NEIL: That's a good question... we write songs that we really like to play. Sometimes we make them hard to play, so that when we play it for the 5000th time, it'll still be a challenge. "Tom Sawyer" is certainly one of our best known songs, but it's always hard to play. It's always a challenge, so how can that be boring? There's still an exciting thing about playing "Red Barechetta." There's still elements of that song where you feel the audience elevate. There are those genuine dynamic peaks and those genuine organic responses. We were playing the Yardbirds' "Heart Full Of Soul" on our last tour, and the audience started chiming in on the background vocals, spontaneously. It sounded great, musically, but to have that level of response was a cool thing, it happened every night.
BOWER: In the book, how many dates did you cover?
NEIL: The tour covered 57 shows in 9 countries. But on the motorcycle, I covered 19 countries, because on a day off I'd say, "I'm gonna go to Poland and Lichtenstein."
SCOOTER: Can you tell us the Jack Black story?
NEIL: We opened our show through the last tour with a film, it was a dream sequence, and at the end, Jerry Stiller wakes up, and says, "Whoa! Did I miss the show?" And then he calls us to the stage. We originally wanted Jack Black to do that. We called his people, and they said he wasn't available. When I met Jack he said, "I never heard about that! I would have done it, I'm at your service!" So when we played in Irvine Meadows in Southern California, he came to the show. I told him, well, we keep these dryers on stage, we have t-shirts in them, and at the end of the show, Geddy and Alex pass the shirts out to the audience. So we asked him to come out and do that, and he said, "Oh, yeah!" Well, it turned into performance art. While we're playing "2112," he somersaults onto the stage, striking rock poses in front of Geddy on stage, he climbs up on the dryer, he starts stripping, he's down to his boxers with the "plumber's crack," he immerses himself in posing, then he sommersaults off stage, and we're looking at each other going "What just happened?"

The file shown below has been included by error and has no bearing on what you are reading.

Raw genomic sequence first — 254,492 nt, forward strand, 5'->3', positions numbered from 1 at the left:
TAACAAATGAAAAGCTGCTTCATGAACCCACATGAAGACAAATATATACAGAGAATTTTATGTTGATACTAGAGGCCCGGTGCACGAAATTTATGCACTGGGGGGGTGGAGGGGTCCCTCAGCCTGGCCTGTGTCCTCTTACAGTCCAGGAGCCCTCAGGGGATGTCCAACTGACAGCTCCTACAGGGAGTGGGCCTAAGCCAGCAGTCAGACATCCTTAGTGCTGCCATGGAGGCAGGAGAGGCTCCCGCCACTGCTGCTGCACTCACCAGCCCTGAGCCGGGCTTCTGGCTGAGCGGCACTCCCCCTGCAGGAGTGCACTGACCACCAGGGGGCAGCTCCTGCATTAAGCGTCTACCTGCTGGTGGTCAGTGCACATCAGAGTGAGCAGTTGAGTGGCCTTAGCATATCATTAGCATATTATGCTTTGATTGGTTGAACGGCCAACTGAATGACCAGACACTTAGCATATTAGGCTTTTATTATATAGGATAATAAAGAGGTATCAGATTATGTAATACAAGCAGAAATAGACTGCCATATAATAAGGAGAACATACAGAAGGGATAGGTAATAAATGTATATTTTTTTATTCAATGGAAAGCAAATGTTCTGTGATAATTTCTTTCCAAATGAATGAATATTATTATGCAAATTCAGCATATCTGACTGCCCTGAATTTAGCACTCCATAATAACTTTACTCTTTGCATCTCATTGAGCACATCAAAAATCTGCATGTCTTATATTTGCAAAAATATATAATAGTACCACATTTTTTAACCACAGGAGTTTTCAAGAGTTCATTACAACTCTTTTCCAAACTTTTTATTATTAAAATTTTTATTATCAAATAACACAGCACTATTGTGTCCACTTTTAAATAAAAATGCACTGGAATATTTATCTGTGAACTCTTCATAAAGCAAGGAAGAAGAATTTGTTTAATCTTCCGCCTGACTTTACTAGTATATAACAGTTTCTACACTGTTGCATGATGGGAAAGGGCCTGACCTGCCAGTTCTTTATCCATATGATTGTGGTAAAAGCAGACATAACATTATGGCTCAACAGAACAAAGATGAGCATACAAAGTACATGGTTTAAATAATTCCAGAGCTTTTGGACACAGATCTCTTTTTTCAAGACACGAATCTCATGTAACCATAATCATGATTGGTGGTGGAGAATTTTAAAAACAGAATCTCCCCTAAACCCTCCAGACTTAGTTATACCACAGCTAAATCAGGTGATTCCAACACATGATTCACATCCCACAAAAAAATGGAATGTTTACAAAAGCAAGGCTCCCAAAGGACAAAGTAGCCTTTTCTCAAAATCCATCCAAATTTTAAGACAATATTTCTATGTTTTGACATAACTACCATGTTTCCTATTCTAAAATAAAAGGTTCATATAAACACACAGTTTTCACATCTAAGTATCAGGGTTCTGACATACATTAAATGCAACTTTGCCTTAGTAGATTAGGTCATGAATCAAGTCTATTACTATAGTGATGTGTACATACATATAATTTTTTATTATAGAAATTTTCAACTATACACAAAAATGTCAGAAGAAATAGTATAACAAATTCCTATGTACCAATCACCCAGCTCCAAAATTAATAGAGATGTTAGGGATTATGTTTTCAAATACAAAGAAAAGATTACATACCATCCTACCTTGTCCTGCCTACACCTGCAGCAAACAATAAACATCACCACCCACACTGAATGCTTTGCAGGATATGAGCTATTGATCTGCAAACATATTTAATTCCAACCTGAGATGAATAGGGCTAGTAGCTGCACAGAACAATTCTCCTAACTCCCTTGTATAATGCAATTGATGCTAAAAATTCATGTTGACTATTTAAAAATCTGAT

BOWER: Has there ever been something that happened at a show that really threw you?
NEIL: Quite a few years ago, someone threw a lighter and it hit Geddy in the forehead, but he kept playing. Anything that would "throw" me would be something bad. Something funny, I just play through it. Plus, we have the funniest man in the world in our band, Alex Lifeson. Sometimes Geddy and I just look away from him, when you laugh, especially when you're playing drums, you get weak, that's the last thing you want.
SCOOTER: You love riding, you love playing drums, if you had to give up one, could you do it?
NEIL: No, they go together so well. But, since I was 13, drumming has been the major thread in my life, that'd be a little harder to put down.
BOWER: You consider yourself to be a perfectionist.
NEIL: No question.
BOWER: Are you hard on yourself?
NEIL: Definitely, but there are always five or six shows over a tour that are what I call magic shows, you just get swept up in the music. Which is great: except that you think it won't be as good tomorrow.